By Casey Smith
Indiana Capital Chronicle
INDIANAPOLIS — House Republicans will seek to expand the state’s “school choice” program despite a top GOP senator’s call for more voucher school reforms.
Republican House Speaker Todd Huston said his caucus is “110% committed” to funding — and growing — Indiana’s voucher program, known as Choice Scholarships. He suggested that lawmakers will widen eligibility for the vouchers in the House-proposed state budget, which is expected to be unveiled later Friday.
That’s the opposite of what Mishawaka Sen. Ryan Mishler said state lawmakers should do in the current legislative session.
Instead, the powerful Republican senator threatened to hold up new state spending on the voucher program — and advised parents to “beware” of non-public schools — after he claimed to have witnessed “disgusting” behavior at a private Catholic school in northern Indiana.
Mishler aired his concerns in a letter published last week.
“It’s time to continue to expand school choice,” Huston said Thursday. “I was disappointed in Sen. Mishler’s — whatever that thing was, his letter, missive — extremely disappointed in it.”
Voucher schools receive state funding but are not required to operate within the same parameters as local public schools. For instance, they don’t have elected school boards and don’t have to justify their spending. Critics have long maintained that such schools lack transparency and accountability to the public.
School voucher expansion likely
Huston maintained Thursday that Indiana’s voucher system is already accountable enough, calling it one of the state’s “most successful programs.”
“We’ve had hundreds of thousands of kids go through the Choice Program over the last decade. It’s been an extraordinarily successful program,” Huston said. “I am sorry that (Mishler) may have had a bad experience, and that he may have extrapolated that to the entire program is a mistake.”
The House speaker added that — in addition to “historic investments in K-12” — his caucus plans to “give parents and families more opportunities to choose the schools that they feel are best for their kids.”
“Our caucus remains and will continue to remain committed to providing families and parents options to their kids of school choice,” Huston continued.
Meanwhile, Republican Senate Pro Tem Rodric Bray said that while his chamber is “passionate about school choice, too,” he hesitated to say if GOP senators are willing to expand the program in the same way.
“I haven’t seen anything in writing yet. When they bring it over, we’ll certainly talk about it,” Bray said Thursday, referring to the House GOP’s voucher plan. “There are a lot of benefits to it, and it’s generally something I support, but there’s also a cost to it that we have to be cognizant of, and we’ll take a look at it like we look at everything else.”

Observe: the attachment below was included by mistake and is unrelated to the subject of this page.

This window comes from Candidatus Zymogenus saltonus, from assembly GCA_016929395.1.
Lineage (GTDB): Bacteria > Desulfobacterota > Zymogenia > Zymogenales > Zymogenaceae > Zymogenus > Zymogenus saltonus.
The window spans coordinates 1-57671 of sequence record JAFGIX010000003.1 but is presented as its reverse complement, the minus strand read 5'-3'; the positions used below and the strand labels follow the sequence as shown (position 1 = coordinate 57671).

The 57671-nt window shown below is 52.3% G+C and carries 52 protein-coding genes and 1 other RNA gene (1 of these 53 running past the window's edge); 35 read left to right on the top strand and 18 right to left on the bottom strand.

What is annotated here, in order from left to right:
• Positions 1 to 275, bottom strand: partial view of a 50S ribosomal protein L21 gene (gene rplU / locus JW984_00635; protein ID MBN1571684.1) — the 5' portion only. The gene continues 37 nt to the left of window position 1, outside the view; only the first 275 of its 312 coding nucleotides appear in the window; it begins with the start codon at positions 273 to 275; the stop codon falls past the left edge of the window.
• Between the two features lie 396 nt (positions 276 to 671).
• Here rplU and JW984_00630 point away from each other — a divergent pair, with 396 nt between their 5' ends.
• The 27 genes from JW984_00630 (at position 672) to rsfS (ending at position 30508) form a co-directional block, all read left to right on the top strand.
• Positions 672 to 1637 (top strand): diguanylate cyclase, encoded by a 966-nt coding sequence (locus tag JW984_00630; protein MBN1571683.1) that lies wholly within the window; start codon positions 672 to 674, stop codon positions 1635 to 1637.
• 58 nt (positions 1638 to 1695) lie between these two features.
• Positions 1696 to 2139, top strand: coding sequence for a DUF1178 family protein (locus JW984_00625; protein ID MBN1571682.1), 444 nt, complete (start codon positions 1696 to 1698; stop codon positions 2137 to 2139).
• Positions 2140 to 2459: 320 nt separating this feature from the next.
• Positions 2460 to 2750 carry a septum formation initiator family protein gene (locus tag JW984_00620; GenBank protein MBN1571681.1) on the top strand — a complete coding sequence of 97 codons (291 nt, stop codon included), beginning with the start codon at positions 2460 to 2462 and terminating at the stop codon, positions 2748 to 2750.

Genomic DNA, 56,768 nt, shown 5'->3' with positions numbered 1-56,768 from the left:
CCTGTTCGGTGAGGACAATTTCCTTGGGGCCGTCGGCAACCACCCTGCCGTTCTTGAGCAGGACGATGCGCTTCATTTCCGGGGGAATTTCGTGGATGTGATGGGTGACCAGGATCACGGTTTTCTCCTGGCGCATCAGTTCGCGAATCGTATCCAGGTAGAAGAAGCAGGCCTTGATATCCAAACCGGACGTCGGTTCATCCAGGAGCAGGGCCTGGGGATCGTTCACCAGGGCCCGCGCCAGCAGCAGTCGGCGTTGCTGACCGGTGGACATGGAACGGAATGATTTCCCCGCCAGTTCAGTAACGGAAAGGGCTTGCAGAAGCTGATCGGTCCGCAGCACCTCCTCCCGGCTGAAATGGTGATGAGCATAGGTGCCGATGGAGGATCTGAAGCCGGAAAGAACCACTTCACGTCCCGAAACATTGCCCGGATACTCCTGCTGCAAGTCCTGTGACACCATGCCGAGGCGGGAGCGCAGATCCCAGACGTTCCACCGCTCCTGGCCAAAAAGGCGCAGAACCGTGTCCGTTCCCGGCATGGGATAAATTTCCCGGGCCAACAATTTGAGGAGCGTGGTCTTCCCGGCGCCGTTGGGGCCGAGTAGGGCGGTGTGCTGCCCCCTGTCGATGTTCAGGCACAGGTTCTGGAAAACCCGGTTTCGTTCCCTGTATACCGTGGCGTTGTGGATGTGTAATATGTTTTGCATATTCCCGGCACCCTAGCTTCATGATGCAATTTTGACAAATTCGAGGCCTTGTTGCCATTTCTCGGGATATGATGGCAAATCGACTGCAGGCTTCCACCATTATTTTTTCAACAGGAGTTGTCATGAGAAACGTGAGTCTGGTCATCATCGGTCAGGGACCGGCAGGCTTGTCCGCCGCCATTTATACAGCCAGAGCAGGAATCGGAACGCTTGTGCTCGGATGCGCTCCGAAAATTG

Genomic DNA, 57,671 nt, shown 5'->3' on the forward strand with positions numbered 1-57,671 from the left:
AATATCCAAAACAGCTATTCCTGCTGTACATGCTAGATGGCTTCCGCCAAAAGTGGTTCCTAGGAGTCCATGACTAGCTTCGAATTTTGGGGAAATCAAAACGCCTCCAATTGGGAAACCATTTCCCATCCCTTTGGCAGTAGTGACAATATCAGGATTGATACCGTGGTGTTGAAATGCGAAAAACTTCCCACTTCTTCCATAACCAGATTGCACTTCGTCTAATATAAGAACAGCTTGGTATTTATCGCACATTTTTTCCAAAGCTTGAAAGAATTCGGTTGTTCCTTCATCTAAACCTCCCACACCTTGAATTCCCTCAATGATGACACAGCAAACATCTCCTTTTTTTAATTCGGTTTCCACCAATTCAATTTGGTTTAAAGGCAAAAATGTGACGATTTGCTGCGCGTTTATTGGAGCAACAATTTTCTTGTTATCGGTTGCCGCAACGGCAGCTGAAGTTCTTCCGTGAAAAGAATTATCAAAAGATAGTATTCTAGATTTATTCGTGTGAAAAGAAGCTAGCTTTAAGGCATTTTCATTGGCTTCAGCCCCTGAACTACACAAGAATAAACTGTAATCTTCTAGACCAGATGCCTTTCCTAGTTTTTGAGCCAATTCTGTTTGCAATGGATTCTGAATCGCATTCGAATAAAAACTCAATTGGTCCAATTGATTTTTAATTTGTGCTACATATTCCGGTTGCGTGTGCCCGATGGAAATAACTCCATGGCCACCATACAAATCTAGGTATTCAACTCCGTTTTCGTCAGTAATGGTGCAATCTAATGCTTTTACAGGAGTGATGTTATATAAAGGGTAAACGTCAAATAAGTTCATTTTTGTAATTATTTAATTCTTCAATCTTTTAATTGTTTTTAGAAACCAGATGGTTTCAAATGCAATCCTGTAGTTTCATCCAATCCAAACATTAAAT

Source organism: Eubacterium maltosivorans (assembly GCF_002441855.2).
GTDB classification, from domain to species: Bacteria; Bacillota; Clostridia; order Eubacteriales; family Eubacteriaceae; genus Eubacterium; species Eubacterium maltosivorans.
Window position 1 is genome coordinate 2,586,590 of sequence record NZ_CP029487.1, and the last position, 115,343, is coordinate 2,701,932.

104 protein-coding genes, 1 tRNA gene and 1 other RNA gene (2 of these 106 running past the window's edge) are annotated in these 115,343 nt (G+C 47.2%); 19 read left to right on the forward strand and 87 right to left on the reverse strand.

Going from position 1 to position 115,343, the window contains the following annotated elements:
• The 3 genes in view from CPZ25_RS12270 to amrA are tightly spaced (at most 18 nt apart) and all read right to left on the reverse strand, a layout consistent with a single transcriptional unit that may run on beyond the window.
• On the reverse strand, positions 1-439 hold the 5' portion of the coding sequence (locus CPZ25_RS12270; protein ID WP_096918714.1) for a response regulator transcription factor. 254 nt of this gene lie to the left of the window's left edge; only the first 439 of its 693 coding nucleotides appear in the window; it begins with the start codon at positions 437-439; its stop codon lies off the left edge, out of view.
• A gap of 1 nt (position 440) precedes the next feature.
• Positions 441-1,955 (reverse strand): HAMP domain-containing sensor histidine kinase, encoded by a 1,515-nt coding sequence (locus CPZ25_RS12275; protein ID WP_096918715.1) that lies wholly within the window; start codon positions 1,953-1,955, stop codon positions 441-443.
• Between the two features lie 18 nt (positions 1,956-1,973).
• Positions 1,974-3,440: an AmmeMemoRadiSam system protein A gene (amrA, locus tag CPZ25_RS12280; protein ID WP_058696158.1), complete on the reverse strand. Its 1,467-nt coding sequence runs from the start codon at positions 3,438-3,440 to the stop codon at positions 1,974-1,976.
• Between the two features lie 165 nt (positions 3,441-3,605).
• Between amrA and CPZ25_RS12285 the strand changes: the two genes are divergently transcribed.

As those conversations heat up, lawmakers will pay special attention to the options Hoosier parents have to both enroll and remove their kids from private schools whenever they choose, Bray continued.
“That’ll be part of the conversation we have as to whether that’s necessary or not,” he said.
Mishler airs concerns
Mishler’s reprimand is an uncharacteristic move for a member of the state’s GOP supermajority which has been the driving force behind Indiana’s “school choice” expansion for more than a decade.
“I would advise families looking at voucher schools to be aware that they are on their own at this point and time. They should strongly consider an alternative to the blemished and blatantly flawed procedures of accountability when choosing a school for their child,” Mishler said in his letter. “We need to hold the schools to the same high level of accountability they expect from the students and their parents.”
He detailed issues with one school’s policies, as well as alleged “mistreatment and bullying” of students by a staff member.
The senator said the school mishandled parents’ concerns about those incidents — noting that administrators were able to do so because of a lack of accountability and transparency within the private school.
Mishler does not name the school outright, but his letter points to the same Mishawaka high school where his son is enrolled as a senior.
Mishler, who chairs the Senate Appropriations Committee, pledged not to support “one additional dollar spent” on the voucher program until lawmakers enact policies to “protect these kids from abusive behavior and mistreatment.”
An expansion of Indiana’s education scholarship accounts — of which state dollars would largely go to private schools — has already sat untouched in Mishler’s committee for more than three weeks.
Senate bills that seek state dollars in the next two-year state budget must first get approval from the committee. The bill has to be acted on by the Feb. 23 deadline, or it dies.
As of Friday, an agenda for the final Appropriations Committee meeting had not yet been posted.
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